Meta has released a quarterly report outlining the actions it has taken against troll farms, fake accounts, and hackers.
Why it matters
The social media giant has come under scrutiny in the past for not doing enough about disinformation. The report provides more details on how cybersecurity threats are being combated.
Facebook parent Meta said Thursday it had deleted fake accounts from a group of Russian internet trolls trying to give the appearance of support for Russia’s war in Ukraine.
The troll farm created accounts on both Meta’s own Facebook and Instagram and posted pro-Russian comments on media and influencer content. Meta pulls down 1,037 Instagram accounts and 45 Facebook accounts from this group. The company linked the accounts to a group called “Cyber Front Z” and people connected to activities from thea notorious Russian troll farm that also attempted the .
Meta’s actions show how the company continues to fight cybersecurity threats. Lawmakers and advocacy groups have in the past criticized the social media giant for not acting quickly enough to combat political disinformation. Meta shared details about its investigation into a 36-page quarterly report It also described how to fight hackers and other threats.
Ben Nimmo, Meta’s global threat intelligence lead for influence operations, said in a call with reporters that Meta was intercepting accounts linked to the Internet Research Agency faster than in the past, ripping down the fake accounts in weeks instead of years. The company began taking action against these fake accounts in March, and Instagram’s automated technology has caught more than half of the accounts, the report said.
The troll farm used the messaging app Telegram to coordinate their efforts and target other platforms including TikTok, Twitter, YouTube and LinkedIn. In a May Telegram post, the trolls urged their followers to post pro-Russian comments on Finnish Prime Minister Sanna Marin’s Twitter and Instagram accounts, such as “We must explain to the Finnish politician that Ukraine will be rid of Nazism by Russians.” Army.” Meta began looking into its platforms after Russia’s Fontanka news agency reported on the issue.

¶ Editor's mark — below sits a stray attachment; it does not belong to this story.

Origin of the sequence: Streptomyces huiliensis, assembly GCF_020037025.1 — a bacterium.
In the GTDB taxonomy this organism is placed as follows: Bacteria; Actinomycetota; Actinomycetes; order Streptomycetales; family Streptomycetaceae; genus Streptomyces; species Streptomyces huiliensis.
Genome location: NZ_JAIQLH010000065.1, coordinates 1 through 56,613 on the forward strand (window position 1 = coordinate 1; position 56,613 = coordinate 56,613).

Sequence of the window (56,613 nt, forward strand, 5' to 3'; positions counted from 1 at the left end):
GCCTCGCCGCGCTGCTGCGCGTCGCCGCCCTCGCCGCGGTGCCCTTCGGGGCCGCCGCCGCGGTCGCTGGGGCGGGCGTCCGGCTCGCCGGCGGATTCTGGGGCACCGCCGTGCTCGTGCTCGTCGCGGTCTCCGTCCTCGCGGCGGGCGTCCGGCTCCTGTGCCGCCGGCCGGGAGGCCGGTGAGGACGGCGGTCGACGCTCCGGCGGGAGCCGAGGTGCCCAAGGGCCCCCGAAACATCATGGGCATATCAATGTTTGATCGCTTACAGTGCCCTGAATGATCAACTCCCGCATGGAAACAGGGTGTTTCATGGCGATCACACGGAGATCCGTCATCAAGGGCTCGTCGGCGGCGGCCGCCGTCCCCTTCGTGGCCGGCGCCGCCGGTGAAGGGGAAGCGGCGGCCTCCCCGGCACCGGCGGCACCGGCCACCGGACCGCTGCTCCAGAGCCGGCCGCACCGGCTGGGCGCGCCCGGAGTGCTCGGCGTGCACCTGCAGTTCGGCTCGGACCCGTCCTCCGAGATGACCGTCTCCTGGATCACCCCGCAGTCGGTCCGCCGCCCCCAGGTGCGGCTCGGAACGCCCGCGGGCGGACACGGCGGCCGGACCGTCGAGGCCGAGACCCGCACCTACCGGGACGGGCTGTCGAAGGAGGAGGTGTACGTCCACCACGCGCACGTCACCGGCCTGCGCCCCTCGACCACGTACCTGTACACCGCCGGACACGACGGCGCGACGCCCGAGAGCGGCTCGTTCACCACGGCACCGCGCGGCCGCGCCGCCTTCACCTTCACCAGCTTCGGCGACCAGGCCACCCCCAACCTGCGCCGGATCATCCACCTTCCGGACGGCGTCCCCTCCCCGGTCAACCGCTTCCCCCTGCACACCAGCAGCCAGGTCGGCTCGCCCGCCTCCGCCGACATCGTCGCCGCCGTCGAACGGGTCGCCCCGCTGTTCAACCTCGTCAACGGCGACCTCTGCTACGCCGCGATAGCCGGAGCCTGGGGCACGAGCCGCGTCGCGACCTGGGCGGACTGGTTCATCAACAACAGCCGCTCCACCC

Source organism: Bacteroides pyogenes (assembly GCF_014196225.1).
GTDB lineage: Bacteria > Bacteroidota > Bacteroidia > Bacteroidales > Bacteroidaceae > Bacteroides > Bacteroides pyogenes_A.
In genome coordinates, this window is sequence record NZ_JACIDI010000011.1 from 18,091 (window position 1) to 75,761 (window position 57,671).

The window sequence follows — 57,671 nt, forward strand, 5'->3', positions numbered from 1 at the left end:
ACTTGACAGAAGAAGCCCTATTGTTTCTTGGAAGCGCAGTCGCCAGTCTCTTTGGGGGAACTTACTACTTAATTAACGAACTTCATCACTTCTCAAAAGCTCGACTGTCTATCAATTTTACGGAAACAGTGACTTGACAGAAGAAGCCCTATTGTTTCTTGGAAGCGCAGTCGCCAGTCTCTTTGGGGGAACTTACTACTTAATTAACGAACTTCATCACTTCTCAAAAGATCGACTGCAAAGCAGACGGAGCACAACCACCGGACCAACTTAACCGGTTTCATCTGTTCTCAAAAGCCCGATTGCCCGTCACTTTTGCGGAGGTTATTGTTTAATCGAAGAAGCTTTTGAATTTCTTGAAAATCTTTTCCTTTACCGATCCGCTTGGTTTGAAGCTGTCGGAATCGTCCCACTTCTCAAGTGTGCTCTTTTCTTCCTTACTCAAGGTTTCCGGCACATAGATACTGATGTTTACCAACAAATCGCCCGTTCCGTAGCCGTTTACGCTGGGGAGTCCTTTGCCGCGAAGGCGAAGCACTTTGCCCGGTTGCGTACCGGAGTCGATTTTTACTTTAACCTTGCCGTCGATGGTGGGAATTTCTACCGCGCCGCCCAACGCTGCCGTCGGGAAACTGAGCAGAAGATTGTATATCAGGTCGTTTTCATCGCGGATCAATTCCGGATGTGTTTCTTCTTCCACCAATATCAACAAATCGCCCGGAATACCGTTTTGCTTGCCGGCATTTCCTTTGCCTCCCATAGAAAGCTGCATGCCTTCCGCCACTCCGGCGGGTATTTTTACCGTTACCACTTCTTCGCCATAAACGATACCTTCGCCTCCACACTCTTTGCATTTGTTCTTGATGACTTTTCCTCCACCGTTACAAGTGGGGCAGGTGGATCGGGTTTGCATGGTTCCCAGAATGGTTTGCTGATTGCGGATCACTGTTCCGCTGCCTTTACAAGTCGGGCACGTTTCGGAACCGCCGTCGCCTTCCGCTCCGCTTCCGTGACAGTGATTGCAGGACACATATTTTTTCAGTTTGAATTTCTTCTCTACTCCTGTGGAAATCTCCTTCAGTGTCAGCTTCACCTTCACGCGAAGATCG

The troll farm tried to give the false impression that their efforts were successful, but they didn’t do a good job, Meta said.
“We have seen no evidence that they have managed to garner significant authentic support, but we expect they will continue to try and we are here to continue to block attempts,” said Nimmo.
Meta also said it targeted two South Asian hacking groups. One of the groups, known as Bitter APT, targeted people in New Zealand, India, Pakistan and the United Kingdom. Attempts have been made to trick people into providing personal information or downloading malware.
For example, a chat app was created that Apple users could download through a service that developers use to test new apps.
“We have no insight into whether this app contained malicious code and believe it may have been used for further social engineering on an attacker-controlled chat medium,” the report said. Social engineering is a manipulation tactic used by hackers to trick people into revealing sensitive information such as passwords. Meta said it reported the results to Apple but had no “insight” into the company’s actions. The hacking group also used an Android malware in unofficial versions of YouTube, Signal, Telegram, WhatsApp and other chat apps.
Apple did not immediately respond to a request for comment.
“Our goal is to uncover these threat actors and contain their operations, regardless of where they’re going,” said Nathaniel Gleicher, head of security policy at Meta. “But a societal response is essential to address these cross-platform threats.”
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